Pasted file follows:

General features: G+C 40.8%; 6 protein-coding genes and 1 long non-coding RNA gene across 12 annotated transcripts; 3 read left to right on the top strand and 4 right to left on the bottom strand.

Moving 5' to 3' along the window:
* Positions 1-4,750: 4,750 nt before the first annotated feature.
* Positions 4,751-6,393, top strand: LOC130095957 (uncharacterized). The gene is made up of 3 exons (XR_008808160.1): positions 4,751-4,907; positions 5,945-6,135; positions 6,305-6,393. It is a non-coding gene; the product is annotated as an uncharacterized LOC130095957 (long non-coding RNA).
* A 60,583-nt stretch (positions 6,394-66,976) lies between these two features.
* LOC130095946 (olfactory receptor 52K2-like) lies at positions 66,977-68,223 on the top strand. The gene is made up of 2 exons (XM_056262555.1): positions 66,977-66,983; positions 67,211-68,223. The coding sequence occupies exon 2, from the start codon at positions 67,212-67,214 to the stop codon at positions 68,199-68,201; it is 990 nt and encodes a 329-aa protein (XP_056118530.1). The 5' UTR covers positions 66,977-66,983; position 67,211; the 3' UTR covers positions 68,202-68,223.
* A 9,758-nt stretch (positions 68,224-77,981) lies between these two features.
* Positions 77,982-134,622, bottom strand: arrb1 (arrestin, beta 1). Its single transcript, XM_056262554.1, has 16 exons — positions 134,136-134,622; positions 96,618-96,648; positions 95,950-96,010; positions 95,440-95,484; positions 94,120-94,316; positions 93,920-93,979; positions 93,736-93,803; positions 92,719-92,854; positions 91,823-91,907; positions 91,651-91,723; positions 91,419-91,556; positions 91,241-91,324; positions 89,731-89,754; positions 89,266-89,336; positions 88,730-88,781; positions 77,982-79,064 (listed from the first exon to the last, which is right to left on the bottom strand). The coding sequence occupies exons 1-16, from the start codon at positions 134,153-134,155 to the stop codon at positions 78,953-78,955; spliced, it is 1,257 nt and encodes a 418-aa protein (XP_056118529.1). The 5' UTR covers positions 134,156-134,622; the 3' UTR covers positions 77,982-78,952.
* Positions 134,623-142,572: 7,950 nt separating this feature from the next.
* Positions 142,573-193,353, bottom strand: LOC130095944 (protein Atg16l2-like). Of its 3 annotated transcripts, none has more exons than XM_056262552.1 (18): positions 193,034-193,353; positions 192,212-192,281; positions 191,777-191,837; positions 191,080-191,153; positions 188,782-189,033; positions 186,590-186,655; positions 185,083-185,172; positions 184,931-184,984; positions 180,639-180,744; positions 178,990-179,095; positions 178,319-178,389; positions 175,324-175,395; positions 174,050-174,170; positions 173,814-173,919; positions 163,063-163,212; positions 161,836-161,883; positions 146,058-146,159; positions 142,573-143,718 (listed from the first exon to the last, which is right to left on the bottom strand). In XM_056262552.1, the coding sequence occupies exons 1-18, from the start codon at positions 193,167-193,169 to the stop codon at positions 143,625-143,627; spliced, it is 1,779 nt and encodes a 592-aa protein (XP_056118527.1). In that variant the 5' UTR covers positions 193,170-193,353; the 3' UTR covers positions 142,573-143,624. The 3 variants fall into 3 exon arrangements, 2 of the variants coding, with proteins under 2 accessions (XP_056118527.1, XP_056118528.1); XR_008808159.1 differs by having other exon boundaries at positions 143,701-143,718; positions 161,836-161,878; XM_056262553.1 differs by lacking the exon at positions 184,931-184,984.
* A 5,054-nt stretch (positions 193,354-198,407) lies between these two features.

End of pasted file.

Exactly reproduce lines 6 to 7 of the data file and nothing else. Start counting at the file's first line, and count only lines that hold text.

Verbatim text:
* LOC130095946 (olfactory receptor 52K2-like) lies at positions 66,977-68,223 on the top strand. The gene is made up of 2 exons (XM_056262555.1): positions 66,977-66,983; positions 67,211-68,223. The coding sequence occupies exon 2, from the start codon at positions 67,212-67,214 to the stop codon at positions 68,199-68,201; it is 990 nt and encodes a 329-aa protein (XP_056118530.1). The 5' UTR covers positions 66,977-66,983; position 67,211; the 3' UTR covers positions 68,202-68,223.
* A 9,758-nt stretch (positions 68,224-77,981) lies between these two features.